Linguistic commentary from a guy who takes things too literally


Posted by Neal on April 10, 2006

Doug has invented a new modifier for numerical quantifiers. It’s a lot like about, as in I have about a hundred Pokémon. Doug’s word is akleast. If he’s telling you about some videogame and says, “You need akleast 50 coins to get to this room,” it means you need 50 coins or more in order to get to the room in question. Or in other words, at least 50 coins.

Why does Doug have a /k/ where everyone I know has a /t/? Here’s my hypothesized sequence of events:

  1. Doug hears the phrase at least and parses it as one word.
  2. He furthermore divides the syllables into a- and tleast, by analogy with the similarly used about and more generally with words that start with an unstressed a-, such as among, afraid, alone. (This process is known as recutting, and in fact, alone itself is an example: It was originally a collocation of the words all and one, but after undergoing recutting gave rise to the adjective lone.)
  3. Since the cluster /tl/ at the onset of a syllable is ungrammatical in English (except for borrowings such as Tlingit), Doug replaces the voiceless dental stop /t/ with the voiceless velar stop /k/. Why not with the voiceless labial stop /p/? That I don’t know.

I wondered if something similar might happen with at most. If Doug broke it down as a-tmost, how would he fix the /tm/ at the beginning of the syllable? Or would the presence of an /m/ discourage the recutting in the first place, since /m/ appears in a lot fewer clusters than /l/ does? (Only in /sm/, in fact.) To find out, I asked Doug if there were any situations in his videogames where you could do something only so many times. So far, though, I haven’t managed to elicit an at most.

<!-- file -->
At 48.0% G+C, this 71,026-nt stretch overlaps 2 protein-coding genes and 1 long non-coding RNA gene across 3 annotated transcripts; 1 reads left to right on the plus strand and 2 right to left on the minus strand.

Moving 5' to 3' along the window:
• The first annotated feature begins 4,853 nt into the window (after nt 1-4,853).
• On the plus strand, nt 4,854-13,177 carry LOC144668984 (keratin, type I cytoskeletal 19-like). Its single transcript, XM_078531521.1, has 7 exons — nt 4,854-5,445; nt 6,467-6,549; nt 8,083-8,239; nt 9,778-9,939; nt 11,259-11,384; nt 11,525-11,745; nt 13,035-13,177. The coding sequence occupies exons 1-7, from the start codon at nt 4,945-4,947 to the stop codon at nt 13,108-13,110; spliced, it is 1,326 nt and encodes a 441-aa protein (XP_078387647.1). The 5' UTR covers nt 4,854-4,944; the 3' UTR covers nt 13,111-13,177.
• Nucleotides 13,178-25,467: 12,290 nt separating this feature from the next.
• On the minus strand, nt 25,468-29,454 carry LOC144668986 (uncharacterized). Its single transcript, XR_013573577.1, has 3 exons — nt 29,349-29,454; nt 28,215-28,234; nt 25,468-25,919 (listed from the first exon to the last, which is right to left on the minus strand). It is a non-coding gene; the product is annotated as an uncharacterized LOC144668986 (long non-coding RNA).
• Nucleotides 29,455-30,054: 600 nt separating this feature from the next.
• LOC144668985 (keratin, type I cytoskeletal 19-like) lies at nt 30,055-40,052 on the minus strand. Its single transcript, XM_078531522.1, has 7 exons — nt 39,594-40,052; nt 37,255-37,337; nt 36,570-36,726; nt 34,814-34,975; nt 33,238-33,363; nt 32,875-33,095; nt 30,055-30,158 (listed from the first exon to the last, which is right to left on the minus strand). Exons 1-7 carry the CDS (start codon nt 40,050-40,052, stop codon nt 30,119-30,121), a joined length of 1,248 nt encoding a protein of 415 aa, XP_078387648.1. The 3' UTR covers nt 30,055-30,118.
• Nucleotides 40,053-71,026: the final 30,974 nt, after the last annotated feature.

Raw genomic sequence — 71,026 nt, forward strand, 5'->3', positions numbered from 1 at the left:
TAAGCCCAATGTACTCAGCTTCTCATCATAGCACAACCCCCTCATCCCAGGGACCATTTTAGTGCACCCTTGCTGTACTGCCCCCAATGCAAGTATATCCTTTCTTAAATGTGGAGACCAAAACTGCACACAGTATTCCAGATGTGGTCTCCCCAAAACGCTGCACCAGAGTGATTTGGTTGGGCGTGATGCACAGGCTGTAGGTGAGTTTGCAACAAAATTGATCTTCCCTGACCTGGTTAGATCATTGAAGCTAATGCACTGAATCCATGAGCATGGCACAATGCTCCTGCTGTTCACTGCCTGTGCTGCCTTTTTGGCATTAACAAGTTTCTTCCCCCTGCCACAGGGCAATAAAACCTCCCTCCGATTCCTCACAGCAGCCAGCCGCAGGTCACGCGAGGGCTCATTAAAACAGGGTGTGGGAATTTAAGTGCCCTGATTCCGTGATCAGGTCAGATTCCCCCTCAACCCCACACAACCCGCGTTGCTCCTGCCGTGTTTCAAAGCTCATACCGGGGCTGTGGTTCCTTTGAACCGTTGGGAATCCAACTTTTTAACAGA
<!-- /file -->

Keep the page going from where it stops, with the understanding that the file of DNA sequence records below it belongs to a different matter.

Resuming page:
12 Responses to “Akleast”

  1. Philip Whitman said

    Is it possibly just a matter of mishearing? I mishear a lot of things. For example, there is an old song that has the line, “Bring your love to me, don’t send it, I’m so lonesome all the time.” But it was 20 years or more later when I realized that they weren’t saying, “Bring your love to meet on sandy [as on the beach] … ” Another example is the well-known Credence Clearwater (I think) line in “Bad Moon Arisin’ ” that I thought was “and there’s a bathroom on the right,” when they were actually saying. “and there’s a bad moon on the rise.” Not to mention a song from long ago that had a line that I heard as “Baby, take your clothes off,” but that I was since told was, “Baby take a load off.” No doubt, some of those misunderstandings had to do with the relatively poor quality of vinyl records, but I recognize that my hearing was also a major factor. Note also that it may be a dialect (if that’s word I’m looking for) thing; e.g., a lot of people say, “Let me ax you a question.”

  2. Rachel Klippenstein said

    “Since the cluster /tl/ at the onset of a syllable is ungrammatical in English (except for borrowings such as Tlingit), Doug replaces the voiceless dental stop /t/ with the voiceless velar stop /k/. Why not with the voiceless labial stop /p/? That I don’t know.”

    In case it’s of interest, I know I’ve misheard initial tl in a word from another language as /kl/, even despite seeing it orthographically represented as “tl”. I have a subjective impression, without a linguistic justification for it, that /tl/ and /kl/ sound more alike than /tl/ and /pl/.

    I wonder if it could also have something to do with the fact that /pl/ would require visible labial closure, which is obviously not present in “atleast”.